My time at the 2011 Annual Meeting passed quickly as it does every year. My three days in Davos were fascinating, engaging, and enlightening. I was pleased to begin my activities with a panel discussion on “Entering the human age – unleashing and leveraging human potential in the new reality." As the leader of an organization with 170,000 member firm professionals, I am passionately interested in how to unleash the potential of large groups so that they work together effectively toward a shared purpose.
I also had the privilege of moderating a panel discussion on “The state of manufacturing: a global update.” This was an opportunity to personally and professionally return to my roots as a leader in Deloitte US’s manufacturing practice. There was broad consensus that manufacturing is going to be led by talent-driven innovation. To support this need, manufacturing organizations must focus on education and skills-building and construct public/private partnerships to deliver the skilled talent they require.
The group also agreed that most manufacturing leaders are working to understand what a successful global manufacturing blueprint looks like in today’s new reality. While the answer to the blueprint question varied, the group agreed that industrial policies like deregulation and public sector involvement will play an important role in stimulating investment and collaboration for manufacturers and the countries where they operate.
I also attended Russian Federation President Dmitry Medvedev’s opening address. He displayed great composure in the wake of the tragedy at Moscow’s Domodedovo airport and seemed grateful for the moment of silence observed prior to his speech. While he was understandably solemn, he still delivered his message effectively, addressing Russia’s current political, social, and economic challenges and the country’s effort to improve its investment climate. It was a memorable—and at times, very moving—session.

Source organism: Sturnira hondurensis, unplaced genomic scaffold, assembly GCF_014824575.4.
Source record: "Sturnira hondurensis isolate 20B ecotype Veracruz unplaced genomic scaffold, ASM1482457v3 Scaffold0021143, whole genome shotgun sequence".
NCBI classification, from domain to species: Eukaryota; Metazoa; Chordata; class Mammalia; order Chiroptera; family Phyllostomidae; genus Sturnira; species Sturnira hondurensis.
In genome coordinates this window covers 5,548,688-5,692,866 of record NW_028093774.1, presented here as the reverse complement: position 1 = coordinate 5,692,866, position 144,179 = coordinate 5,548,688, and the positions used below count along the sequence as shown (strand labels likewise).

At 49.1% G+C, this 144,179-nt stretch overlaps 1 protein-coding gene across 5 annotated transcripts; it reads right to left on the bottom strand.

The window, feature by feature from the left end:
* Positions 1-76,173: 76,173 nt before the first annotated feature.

Thursday began another full day of meetings, dialogues, and receptions. I had the privilege of joining other Big Four leaders for a discussion about accounting for new realities. Dennis Nally, Rolf Nonnenmacher, James Turley, and I discussed the possibility of redesigning corporate reporting to integrate information on the environmental, social, and ethical risks associated with global business. We were aligned in our view that while the current model does not always account for certain risks, any new framework must be developed collaboratively between the private sector, accounting professionals, and financial policy standard-setters.
I also took part in a meeting of the World Economic Forum’s International Business Council, which included a discussion with leading economists about the global economic outlook. Overall, the view was positive and the group agreed that sustained recovery is underway. They expect 2010’s improved economic performance to be stronger in 2011. There also was agreement that the key indicators of recovery will be employment growth plus GDP and that the problem of massive structural unemployment will require major skills-building.
I am honored to have taken part in another Annual Meeting. Each year, I leave Davos grateful for the opportunity I had to broaden my global perspective, engage in memorable dialogs, and connect with old and new colleagues.
Jim Quigley is the Chief Executive Officer of Deloitte Touche Tohmatsu Limited (Deloitte). Prior to his current role, he was the CEO of Deloitte United States. Throughout his 36 years with the organization, Jim has held multiple leadership roles and is actively engaged in a number of international business organizations and committees, each working to help shape the policies for a successful and sustainable global economy.
Read Jim's guest blog on the World Economic Forum Blog for more reflections on this year's event.